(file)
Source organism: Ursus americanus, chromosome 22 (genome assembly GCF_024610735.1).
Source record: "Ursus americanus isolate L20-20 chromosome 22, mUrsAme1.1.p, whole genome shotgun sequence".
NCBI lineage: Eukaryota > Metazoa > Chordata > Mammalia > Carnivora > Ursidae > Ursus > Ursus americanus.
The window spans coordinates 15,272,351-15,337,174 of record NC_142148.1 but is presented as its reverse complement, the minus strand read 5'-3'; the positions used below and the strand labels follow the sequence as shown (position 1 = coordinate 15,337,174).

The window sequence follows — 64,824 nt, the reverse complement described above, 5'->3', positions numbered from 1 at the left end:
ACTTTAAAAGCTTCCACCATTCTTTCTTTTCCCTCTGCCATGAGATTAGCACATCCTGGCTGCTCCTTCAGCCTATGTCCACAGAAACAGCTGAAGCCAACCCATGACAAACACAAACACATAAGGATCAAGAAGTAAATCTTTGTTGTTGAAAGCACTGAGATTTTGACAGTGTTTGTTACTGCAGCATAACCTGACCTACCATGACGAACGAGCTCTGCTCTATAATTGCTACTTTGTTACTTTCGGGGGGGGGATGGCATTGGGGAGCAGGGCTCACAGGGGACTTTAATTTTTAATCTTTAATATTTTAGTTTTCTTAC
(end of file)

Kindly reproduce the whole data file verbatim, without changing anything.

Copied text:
Source organism: Ursus americanus, chromosome 22 (genome assembly GCF_024610735.1).
Source record: "Ursus americanus isolate L20-20 chromosome 22, mUrsAme1.1.p, whole genome shotgun sequence".
NCBI lineage: Eukaryota > Metazoa > Chordata > Mammalia > Carnivora > Ursidae > Ursus > Ursus americanus.
The window spans coordinates 15,272,351-15,337,174 of record NC_142148.1 but is presented as its reverse complement, the minus strand read 5'-3'; the positions used below and the strand labels follow the sequence as shown (position 1 = coordinate 15,337,174).

The window sequence follows — 64,824 nt, the reverse complement described above, 5'->3', positions numbered from 1 at the left end:
ACTTTAAAAGCTTCCACCATTCTTTCTTTTCCCTCTGCCATGAGATTAGCACATCCTGGCTGCTCCTTCAGCCTATGTCCACAGAAACAGCTGAAGCCAACCCATGACAAACACAAACACATAAGGATCAAGAAGTAAATCTTTGTTGTTGAAAGCACTGAGATTTTGACAGTGTTTGTTACTGCAGCATAACCTGACCTACCATGACGAACGAGCTCTGCTCTATAATTGCTACTTTGTTACTTTCGGGGGGGGGATGGCATTGGGGAGCAGGGCTCACAGGGGACTTTAATTTTTAATCTTTAATATTTTAGTTTTCTTAC